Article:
List of open-source mobile phones

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This is a list of mobile phones with open-source operating systems.


All available mobile phones have proprietary baseband chip (GSM module).[1] There is an open-source baseband project, OsmocomBB. There is a project based on illicit leaked source code for the Calypso modem called FreeCalypso.

Android-based devices do not appear on this list because of the heavy use of proprietary components, particularly drivers and applications.[2][3][4] There are numerous versions of Android, such as LineageOS (successor to the now-defunct[5][6] Cyanogenmod) and the freedom-respecting Replicant that can be installed on a large number of phones after-market.

WebOS was initially available only under a proprietary license but the source code was later released under a free license by HP. Still, Open WebOS will not run on all WebOS devices.

Sailfish OS is a proprietary user interface atop the Mer software distribution.


The main components to make an open mobile phone are:


Organization Model Mobile operating system Release date Current state
Nokia N900 Maemo 5 (Fremantle) 2009-11-11 Discontinued
Nokia N950 (available to developers only) MeeGo 1.2 Harmattan 2011 Discontinued
Nokia N9 MeeGo 1.2 Harmattan 2011 Discontinued
Neo900 ( GTA04 based motherboard, fitting inside the shell of a Nokia N900. QtMoko, Debian, SHR (Stable Hybrid Release), Replicant 2014 Available for preorder
OpenMoko Neo 1973 (code name GTA01) Openmoko Linux, Qtopia (both Linux-based) 2007-07-09 Discontinued
OpenMoko Neo FreeRunner (code name GTA02) Openmoko Linux, Qt Extended, Debian, SHR (Stable Hybrid Release), Gentoo (all Linux-based), Inferno 2008-06-24 Discontinued
Golden Delicious GTA04 QtMoko, Debian, SHR (Stable Hybrid Release), Replicant 2012-04 "Currently not in stock"
Aava mobile Developer phone MeeGo 2011 Discontinued (available to developers only)
GeeksPhone Keon Firefox OS 2013-04-23 Discontinued
GeeksPhone Peak Firefox OS 2013-04-23 Discontinued
GeeksPhone Peak+ Firefox OS Cancelled[7]
GeeksPhone Revolution Firefox OS 2014 Discontinued
ZTE Open Firefox OS 2013-07 Discontinued
Alcatel One Touch Fire Firefox OS 2013-07 Discontinued
BQ BQ Aquaris E4.5 Ubuntu Edition Ubuntu Touch 2015-02 Community Driven [8]
BQ BQ Aquaris E5 HD Ubuntu Edition Ubuntu Touch 2015-06 Community Driven
Meizu Meizu MX4 Ubuntu Edition Ubuntu Touch 2015-07 Community Driven
Meizu Meizu PRO 5 Ubuntu Edition Ubuntu Touch 2016-02 Community Driven
Purism Librem 5[9] PureOS 2019-04 Available for preorder
Necuno Solutions Necunos NC_1[10] Multiple community-driven 2019-01[11] Temporarily unavailable [12]

Distributions for existing phones[edit]

postmarketOS, Ubports, and KDE Neon are open-source distributions running on existing smartphones originally running Android.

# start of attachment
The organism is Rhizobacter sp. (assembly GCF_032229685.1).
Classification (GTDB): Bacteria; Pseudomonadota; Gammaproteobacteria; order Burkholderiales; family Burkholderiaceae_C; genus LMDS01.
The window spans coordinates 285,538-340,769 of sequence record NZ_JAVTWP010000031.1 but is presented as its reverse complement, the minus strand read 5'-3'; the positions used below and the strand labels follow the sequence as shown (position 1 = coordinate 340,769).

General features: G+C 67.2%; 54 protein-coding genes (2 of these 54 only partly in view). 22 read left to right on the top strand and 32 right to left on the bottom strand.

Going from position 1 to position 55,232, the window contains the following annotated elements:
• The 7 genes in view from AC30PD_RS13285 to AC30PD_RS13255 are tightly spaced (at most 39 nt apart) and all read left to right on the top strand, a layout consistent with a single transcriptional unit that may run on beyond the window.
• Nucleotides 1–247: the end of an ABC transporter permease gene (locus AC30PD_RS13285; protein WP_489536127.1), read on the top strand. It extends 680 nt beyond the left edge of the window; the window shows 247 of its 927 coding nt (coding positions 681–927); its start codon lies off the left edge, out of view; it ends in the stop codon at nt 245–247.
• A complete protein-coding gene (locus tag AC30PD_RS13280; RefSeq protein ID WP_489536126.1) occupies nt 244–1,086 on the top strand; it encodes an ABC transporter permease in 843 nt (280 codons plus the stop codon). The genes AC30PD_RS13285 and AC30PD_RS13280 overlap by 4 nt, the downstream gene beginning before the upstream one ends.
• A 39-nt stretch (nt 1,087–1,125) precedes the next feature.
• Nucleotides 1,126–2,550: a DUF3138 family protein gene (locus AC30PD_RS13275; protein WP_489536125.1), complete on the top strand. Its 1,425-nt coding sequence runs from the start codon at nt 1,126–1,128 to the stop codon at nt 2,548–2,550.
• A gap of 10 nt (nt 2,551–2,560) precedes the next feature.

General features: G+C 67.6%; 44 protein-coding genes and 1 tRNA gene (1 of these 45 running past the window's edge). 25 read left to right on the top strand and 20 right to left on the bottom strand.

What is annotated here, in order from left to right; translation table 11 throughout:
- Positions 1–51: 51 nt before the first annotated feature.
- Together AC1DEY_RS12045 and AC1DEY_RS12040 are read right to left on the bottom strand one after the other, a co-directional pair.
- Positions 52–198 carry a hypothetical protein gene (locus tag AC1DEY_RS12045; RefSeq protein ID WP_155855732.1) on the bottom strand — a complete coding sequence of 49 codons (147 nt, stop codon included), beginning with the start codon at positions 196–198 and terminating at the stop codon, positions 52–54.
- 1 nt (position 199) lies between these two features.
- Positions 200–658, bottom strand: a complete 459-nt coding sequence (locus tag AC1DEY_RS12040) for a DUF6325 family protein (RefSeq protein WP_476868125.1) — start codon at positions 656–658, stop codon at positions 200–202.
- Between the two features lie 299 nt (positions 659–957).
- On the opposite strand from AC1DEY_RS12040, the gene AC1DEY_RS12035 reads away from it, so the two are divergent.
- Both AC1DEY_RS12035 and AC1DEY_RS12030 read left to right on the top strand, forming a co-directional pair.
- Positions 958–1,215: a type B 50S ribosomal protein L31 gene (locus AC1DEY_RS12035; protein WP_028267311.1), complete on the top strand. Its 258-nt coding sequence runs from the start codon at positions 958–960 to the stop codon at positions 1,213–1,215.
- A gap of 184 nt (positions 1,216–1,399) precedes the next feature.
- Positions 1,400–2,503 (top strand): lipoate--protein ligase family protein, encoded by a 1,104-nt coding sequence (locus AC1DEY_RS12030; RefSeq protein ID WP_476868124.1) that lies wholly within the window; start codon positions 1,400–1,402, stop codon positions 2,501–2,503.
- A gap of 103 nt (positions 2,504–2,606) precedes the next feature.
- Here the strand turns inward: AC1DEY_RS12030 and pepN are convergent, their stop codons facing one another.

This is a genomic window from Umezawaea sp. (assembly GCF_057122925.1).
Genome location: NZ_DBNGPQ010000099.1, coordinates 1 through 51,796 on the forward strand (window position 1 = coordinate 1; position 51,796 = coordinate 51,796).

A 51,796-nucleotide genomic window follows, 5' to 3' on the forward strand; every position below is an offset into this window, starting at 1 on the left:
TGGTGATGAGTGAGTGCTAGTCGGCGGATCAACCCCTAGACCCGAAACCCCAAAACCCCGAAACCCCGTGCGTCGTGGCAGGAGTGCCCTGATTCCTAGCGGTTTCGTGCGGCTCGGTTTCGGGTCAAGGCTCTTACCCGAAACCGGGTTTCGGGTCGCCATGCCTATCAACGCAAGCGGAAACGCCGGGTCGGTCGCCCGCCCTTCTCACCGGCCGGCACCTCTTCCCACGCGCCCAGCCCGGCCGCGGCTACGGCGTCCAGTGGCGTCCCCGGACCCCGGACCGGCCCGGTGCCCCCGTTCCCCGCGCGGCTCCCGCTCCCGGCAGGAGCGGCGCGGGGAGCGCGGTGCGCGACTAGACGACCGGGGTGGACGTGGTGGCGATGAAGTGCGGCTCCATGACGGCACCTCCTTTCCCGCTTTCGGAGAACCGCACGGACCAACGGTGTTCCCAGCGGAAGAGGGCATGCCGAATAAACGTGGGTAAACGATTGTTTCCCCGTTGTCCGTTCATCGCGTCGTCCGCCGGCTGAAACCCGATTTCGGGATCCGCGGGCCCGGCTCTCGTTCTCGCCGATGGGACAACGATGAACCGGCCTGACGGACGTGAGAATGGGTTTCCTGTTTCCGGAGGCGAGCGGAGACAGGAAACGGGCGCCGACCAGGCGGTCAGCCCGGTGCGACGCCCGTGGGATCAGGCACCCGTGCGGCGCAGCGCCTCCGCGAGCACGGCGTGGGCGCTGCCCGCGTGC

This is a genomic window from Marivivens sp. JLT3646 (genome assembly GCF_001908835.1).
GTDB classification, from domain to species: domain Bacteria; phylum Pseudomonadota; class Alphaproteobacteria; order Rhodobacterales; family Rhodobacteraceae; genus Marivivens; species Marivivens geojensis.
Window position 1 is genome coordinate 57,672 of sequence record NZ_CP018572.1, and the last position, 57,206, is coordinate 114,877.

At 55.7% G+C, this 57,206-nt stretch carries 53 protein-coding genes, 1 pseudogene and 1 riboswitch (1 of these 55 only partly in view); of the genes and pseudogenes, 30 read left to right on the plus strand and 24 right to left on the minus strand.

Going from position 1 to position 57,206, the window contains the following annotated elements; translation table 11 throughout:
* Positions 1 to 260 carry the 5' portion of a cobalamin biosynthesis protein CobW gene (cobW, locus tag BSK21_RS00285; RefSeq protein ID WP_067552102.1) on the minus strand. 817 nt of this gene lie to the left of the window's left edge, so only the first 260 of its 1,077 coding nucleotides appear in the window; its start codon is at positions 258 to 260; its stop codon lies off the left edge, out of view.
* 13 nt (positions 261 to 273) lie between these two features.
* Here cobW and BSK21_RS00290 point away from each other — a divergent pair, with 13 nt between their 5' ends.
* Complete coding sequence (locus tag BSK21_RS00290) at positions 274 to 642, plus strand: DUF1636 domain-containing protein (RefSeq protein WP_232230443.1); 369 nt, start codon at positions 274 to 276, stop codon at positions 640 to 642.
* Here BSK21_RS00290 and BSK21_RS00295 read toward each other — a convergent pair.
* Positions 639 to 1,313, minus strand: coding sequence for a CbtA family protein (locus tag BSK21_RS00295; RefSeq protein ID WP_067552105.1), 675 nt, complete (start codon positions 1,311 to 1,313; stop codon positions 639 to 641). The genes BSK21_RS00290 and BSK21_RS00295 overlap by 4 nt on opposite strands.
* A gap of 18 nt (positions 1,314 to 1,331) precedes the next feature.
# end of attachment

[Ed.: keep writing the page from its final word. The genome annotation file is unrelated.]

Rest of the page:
Custom-made phones[edit]

It is possible to home-build a phone from partially open hardware and software.[13][14] The Arduinophone[14] (touchscreen) and the MIT DIY Cellphone (segmented display)[15][16] both use the Arduino open-hardware single-board computer, with added components. The PiPhone[17] and ZeroPhone[18] are similar, but based on the Raspberry Pi.


  1. ^ Welte, Harald (5 February 2010). "OsmocomBB Project Rationale". Retrieved 26 September 2013. Every mobile device that is connected to a cellular network runs some kind of baseband processor with highly proprietary and closed-source firmware.
  2. ^ Android (operating system)#Licensing "drivers and firmware vital for the proper functioning of Android devices are usually proprietary"
  3. ^ Stallman, Richard (19 September 2011). "Is Android really free software? – Google's smartphone code is often described as 'open' or 'free' – but when examined by the Free Software Foundation, it starts to look like something different". The Guardian. Retrieved 9 September 2012. the software of Android versions 1 and 2 was mostly developed by Google; Google released it under the Apache 2.0 license, which is a lax free software license without copyleft. ... The version of Linux included in Android is not entirely free software, since it contains non-free "binary blobs"... Android is very different from the GNU/Linux operating system because it contains very little of GNU.
  4. ^ Stallman, Richard (5 August 2012). "Android and Users' Freedom – Support the Free Your Android campaign". Retrieved 9 September 2012. Even though the Android phones of today are considerably less bad than Apple or Windows smartphones, they cannot be said to respect your freedom.
  5. ^ Announcement from LineageOS about the continuation of CyanogenMod's effort
  6. ^ Archive of last blog post from CyanogenMod in reaction to discontinued Cyanogen Inc support for the project
  7. ^ "Peak+ cancellation". 28 November 2013.
  8. ^ UBPorts - UBPorts keeps Ubuntu Touch alive. 04 September 2017.
  9. ^ Librem 5 – A Security and Privacy Focused Phone. 15 November 2017.
  10. ^ Necunos for Community. 10 February 2019.
  11. ^ Necunos NC_1 and NE_1 Press Release. 10 January 2019.
  12. ^ Necunos Shop. 10 February 2019.
  13. ^ Making your own phone is easier than you might think, Lisa Grossman, Issue 2909, New Scientist Magazine
  14. ^ a b Arduinophone designer's description
  15. ^ DIY Cellphone on the designer's MIT homepage
  16. ^ David A. Mellis & Leah Buechley. 2014. Do-It-Yourself Cellphones: An Investigation into the Possibilities and Limits of High-Tech DIY. In Proceedings of the 32nd annual ACM conference on Human factors in computing systems (CHI '14).
  17. ^ PiPhone – A Raspberry Pi based Smartphone
  18. ^ ZeroPhone – a Raspberry Pi Zero based smartphone

See also[edit]